Myth: Just a small area of solar panels plus storage can power the world.

Truth: Storing just 3 days of global energy would cost $590 trillion at @elonmusk’s current prices. And the panels would take up more space than all the world’s cities, towns, and villages combined.

We often hear just a small area of solar panels plus storage batteries can power the world.

"Such an obvious move" says @elonmusk about this idea, adding "Even solar plus batteries on a small section of Spain would solve EU energy needs."

This is dangerously false.
Musk says that "to power the whole Earth" we need just solar panels and "some batteries."

What is "some batteries"?

To store a mere 3 days of world energy, to be prepared for weeks (let alone seasons) with lower-than-usual sunlight, takes >1335 terawatt-hours in batteries.
The world uses over 165k TWh of energy annually, or ~1.36 billion MWh in 3 days. 1000 Tesla Megapacks (3916 MWh of storage) have a price over >$1.7 billion. This would mean 3 days of storage using Tesla batteries would cost >$590 trillion. That's 6X world GDP!
For those who think $590 trillion in batteries will somehow soon become cheap due to economies of scale, consider this: Tesla Megapack prices have been increasing, not rapidly decreasing, lately.

And efforts to scale batteries on an artificial timetable drive up prices.
The focus by @elonmusk and others on the *space* taken up by solar panels and batteries dodges the real issue: cost-effectiveness.

Due to stratospheric battery storage costs, no amount of solar panels can *cost-effectively power* the world.
Arguing that solar panels + batteries can provide energy to 8B people using modest space is like arguing that Rolls-Royces can transport 8B people using modest space.

Yes, there’s *space* for 8B Rolls-Royces—but the human *time* it would take to produce them is cost-prohibitive.
Another reason the world can’t be powered by solar panels and batteries: these only provide electricity—currently 1/5 of the world’s energy. Electricity can’t power many uses of energy (flight, cargo ships) and is very costly for others (many forms of industrial process heat).
The main lie of "Just a small area of solar panels can power the world": it ignores the insane cost of the necessary batteries.

But it also drastically underestimates how much space solar panels require.

For example, this viral Twitter post underestimates the area by some 25X.
The world uses >165,000 TWh of energy per year, which requires ~19 billion kW of power output on avg. An optimistic, real-world power density for solar projects is 10 W/m^2. To power the world, you’d need ~1.8 million km^2 of solar PV projects—about the size of Libya.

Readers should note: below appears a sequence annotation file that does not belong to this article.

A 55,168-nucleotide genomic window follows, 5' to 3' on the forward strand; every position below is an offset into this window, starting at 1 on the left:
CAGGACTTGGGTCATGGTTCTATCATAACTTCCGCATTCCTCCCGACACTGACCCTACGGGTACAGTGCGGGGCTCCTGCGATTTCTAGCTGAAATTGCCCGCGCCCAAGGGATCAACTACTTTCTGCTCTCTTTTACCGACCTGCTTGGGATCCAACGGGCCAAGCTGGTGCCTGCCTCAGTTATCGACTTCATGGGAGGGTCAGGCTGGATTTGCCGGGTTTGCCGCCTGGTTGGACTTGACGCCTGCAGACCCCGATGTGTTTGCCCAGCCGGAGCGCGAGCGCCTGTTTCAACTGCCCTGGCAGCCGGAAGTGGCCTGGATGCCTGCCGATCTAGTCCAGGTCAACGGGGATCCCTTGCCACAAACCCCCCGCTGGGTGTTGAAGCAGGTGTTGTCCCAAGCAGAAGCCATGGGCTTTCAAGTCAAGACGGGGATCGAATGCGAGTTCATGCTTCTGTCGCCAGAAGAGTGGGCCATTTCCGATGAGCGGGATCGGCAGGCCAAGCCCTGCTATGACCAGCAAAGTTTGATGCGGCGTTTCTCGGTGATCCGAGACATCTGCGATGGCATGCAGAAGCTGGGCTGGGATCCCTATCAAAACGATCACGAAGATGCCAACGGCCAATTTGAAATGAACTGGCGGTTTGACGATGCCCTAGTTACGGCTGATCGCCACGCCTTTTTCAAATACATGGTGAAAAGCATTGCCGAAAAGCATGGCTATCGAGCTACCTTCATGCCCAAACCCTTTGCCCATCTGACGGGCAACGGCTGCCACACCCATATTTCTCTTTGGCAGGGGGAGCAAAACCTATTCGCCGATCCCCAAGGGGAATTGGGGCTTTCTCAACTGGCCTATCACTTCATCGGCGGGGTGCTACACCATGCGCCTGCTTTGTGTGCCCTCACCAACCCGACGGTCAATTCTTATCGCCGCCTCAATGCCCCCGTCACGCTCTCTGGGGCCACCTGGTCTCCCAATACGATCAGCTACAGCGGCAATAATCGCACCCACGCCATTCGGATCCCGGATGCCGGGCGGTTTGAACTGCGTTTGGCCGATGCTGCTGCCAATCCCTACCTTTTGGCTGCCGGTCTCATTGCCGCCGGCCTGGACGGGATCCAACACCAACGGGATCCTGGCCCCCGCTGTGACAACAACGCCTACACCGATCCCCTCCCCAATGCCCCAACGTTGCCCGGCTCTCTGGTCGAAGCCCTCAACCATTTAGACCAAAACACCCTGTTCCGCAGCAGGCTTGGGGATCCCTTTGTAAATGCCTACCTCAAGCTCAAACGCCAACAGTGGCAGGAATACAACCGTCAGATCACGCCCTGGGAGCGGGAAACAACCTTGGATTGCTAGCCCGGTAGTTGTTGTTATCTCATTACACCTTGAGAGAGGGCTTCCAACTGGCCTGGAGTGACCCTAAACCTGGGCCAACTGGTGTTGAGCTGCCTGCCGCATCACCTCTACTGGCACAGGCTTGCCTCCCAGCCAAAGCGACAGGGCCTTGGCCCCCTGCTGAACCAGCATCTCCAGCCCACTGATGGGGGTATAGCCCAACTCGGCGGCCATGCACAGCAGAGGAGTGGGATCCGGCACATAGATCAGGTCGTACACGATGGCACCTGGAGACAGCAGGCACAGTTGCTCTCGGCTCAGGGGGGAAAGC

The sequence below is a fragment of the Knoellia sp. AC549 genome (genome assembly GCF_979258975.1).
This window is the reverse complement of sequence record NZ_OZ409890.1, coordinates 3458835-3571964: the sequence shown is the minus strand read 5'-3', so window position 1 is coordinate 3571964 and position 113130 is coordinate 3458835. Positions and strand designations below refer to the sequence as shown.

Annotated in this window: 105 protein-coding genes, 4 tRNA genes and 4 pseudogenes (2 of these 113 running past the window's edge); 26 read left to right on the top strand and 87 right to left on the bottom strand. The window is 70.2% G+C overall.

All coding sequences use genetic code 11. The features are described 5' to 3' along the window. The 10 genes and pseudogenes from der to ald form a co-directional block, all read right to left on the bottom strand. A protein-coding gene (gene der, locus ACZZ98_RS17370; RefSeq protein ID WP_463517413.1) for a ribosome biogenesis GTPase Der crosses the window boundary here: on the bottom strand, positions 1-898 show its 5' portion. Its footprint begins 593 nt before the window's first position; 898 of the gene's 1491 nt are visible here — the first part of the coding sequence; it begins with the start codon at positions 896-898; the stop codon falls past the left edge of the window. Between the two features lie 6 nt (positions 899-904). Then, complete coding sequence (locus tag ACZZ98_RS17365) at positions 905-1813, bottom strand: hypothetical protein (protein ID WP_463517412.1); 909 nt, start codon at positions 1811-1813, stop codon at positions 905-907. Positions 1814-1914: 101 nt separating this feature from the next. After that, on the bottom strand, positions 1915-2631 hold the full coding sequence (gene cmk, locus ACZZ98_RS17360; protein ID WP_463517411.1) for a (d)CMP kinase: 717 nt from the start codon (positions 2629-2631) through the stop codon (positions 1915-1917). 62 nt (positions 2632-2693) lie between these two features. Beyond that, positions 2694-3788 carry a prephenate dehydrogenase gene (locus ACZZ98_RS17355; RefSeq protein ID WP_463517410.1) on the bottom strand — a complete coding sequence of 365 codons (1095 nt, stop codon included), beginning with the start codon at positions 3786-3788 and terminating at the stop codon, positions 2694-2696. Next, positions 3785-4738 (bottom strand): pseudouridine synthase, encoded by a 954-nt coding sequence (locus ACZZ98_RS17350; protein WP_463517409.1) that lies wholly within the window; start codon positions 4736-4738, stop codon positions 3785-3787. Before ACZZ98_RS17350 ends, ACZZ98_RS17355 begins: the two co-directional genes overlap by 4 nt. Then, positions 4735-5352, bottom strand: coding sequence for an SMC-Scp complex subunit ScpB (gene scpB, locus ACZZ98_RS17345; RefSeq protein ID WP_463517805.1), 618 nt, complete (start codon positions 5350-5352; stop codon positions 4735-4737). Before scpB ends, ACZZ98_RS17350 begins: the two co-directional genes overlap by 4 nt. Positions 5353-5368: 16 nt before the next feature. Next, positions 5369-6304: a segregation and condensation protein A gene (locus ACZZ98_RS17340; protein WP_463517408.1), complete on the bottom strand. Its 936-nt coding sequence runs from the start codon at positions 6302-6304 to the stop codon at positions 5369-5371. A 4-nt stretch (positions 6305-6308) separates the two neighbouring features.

If 1.8 million sq km of solar panels doesn’t seem like much, note that it is *more than all cities, towns, villages, and human infrastructure combined* (~1.5 million sq km).

And this excludes the huge footprints of solar/battery mining, manufacturing, and transmission.
Summary: While we are told that the world can be powered by a small area of solar panels + batteries, the storage costs involved are impossibly high (hundreds of $trillions) and the panels involved would take up more area than all the world’s cities, towns, and villages combined.
The idea that the world can be powered by a small area of solar panels and batteries has been a major cause of today’s global energy crisis.

The world artificially restricted fossil fuel supply because smart people like @elonmusk told us we could use solar + batteries instead.
Elon Musk has dramatically improved his energy rhetoric over the last year, acknowledging the need for oil and gas and walking back his past climate catastrophism. But he and others need to stop spreading the deadly idea that solar+batteries can power the world.
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I hate that all discussions of @elonmusk are so easily polarized into megafans and megahaters. I like him in many ways, but I must challenge any bad energy math that gets a lot of circulation.

Another example:

@elonmusk More math.

This myth promoted by Elon and @LeoDiCaprio did a huge amount of damage, making countless people think that with just 100 Gigafactories we could replace fossil fuels. So far from true.

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An interesting thread... @elonmusk any comments? (a good faith inquiry).